standing on the place whsre a murder
had been committed! A murder! and
what else? Thank God, the food h
carried was not yet exhausted! Ho
turned and fled, looking back fearfully
as be went.
Crashing through scrub and brake,
torn, bleeding and wild with terror, he
reached a spur of the range, and looked
around him. He raised his eyes, and
right against blm, like a long dull sword,
lay the narrow steel-blue reach of the
harbor from which he had escaped. One
darker speck moved on the dark water.
It was the Osprey making for the
Gates. It seemed that ho could throw a
atone upon ber deck. A faint cry of rage
escaped him. During the last three days
In the bush he must have retraced his
steps, and returned upon his own track I
to the settlement! Moro than half his I
allotted time had passed, and be was not I
yet thirty miles from his prison.
For four days he wandered aimlessly
through the bush. At last, on the twelfth
day from his departure from the Goal
Head, he found himself at the foot of
Mount Direction, at the head of the
peninsula which makes the western aide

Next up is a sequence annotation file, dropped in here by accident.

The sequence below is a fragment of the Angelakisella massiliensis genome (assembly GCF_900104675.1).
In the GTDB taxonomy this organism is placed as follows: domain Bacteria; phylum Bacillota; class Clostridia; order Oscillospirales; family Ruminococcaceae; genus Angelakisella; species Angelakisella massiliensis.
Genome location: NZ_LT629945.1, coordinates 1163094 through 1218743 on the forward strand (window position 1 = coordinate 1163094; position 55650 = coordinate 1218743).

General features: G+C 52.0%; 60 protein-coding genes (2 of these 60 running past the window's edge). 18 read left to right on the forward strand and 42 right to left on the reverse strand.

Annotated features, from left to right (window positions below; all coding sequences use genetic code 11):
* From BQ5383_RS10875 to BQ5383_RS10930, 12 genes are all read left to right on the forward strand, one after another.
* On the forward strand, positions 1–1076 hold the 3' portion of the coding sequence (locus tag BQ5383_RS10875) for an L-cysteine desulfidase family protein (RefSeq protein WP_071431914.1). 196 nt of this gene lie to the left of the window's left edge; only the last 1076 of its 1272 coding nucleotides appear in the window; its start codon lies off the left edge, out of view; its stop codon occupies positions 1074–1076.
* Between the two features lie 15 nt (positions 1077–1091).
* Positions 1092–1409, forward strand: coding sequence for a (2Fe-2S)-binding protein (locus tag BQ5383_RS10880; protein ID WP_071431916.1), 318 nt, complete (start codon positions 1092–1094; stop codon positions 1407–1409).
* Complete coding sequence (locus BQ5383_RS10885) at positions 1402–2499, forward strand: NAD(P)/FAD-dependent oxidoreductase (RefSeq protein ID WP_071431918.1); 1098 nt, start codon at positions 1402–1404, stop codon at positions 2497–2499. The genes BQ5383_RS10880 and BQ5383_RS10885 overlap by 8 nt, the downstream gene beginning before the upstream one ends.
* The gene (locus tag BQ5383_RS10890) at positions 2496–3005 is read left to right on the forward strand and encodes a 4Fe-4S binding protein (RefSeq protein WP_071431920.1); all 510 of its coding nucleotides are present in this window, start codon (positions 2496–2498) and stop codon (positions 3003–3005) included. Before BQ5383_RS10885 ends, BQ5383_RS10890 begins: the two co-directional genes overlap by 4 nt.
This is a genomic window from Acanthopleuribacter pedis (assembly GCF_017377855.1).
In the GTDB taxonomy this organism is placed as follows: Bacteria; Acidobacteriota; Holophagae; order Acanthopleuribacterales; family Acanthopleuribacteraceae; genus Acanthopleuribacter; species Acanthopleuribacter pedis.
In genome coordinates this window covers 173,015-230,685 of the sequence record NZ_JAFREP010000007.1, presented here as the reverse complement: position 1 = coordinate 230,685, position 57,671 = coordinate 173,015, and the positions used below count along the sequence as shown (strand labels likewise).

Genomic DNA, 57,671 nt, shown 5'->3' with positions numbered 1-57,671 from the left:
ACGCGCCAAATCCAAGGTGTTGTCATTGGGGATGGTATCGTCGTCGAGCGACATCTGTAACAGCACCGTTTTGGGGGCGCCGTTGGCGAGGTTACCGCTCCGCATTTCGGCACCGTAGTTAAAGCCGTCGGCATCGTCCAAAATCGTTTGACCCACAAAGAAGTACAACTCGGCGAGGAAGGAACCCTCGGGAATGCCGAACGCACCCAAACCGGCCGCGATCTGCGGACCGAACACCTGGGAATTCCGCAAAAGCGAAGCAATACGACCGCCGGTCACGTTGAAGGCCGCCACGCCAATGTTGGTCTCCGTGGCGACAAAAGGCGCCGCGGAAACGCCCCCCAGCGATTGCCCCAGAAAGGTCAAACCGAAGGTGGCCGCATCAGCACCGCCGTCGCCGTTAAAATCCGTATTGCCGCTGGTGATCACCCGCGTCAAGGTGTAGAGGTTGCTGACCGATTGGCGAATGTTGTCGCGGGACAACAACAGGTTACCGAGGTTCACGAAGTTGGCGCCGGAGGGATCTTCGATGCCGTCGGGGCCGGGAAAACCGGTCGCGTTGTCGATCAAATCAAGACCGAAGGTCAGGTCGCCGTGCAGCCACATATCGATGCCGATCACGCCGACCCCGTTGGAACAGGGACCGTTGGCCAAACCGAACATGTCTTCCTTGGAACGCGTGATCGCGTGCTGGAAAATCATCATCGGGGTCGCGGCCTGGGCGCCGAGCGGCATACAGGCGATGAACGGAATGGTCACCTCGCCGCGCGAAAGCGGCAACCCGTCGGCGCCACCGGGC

of the harbor. His terrible wandering
had but led him to make a complete
circuit of the settlement, and the next
night brought him round the shores of
III relies Inlet to the landing place oppo
site Sarah Island. His stock of pro
visions bad been exhausted for two days,
and be was savage with hunger, ne no
longer thought of suicide. His dom
inant Idea was now to get food. He
would do as many others had done be
fore him give himself up to be flogged
and fed. When he reached the landing
place, however, the guard house was
empty. He looked across at the Island
prlsou, and saw no sign of life. The
settlement was deserted!
The shock of this discovery almost de
prived him of reason. For days, that
had seemed centuries, he had kept life
In his Jaded and lacerated body solely
by the strength of his fierce determina
tion to reach the settlement; and now
that he bad reached It, after a Journey
of unparalleled horror, he found It de
serted. He struck himself to see if he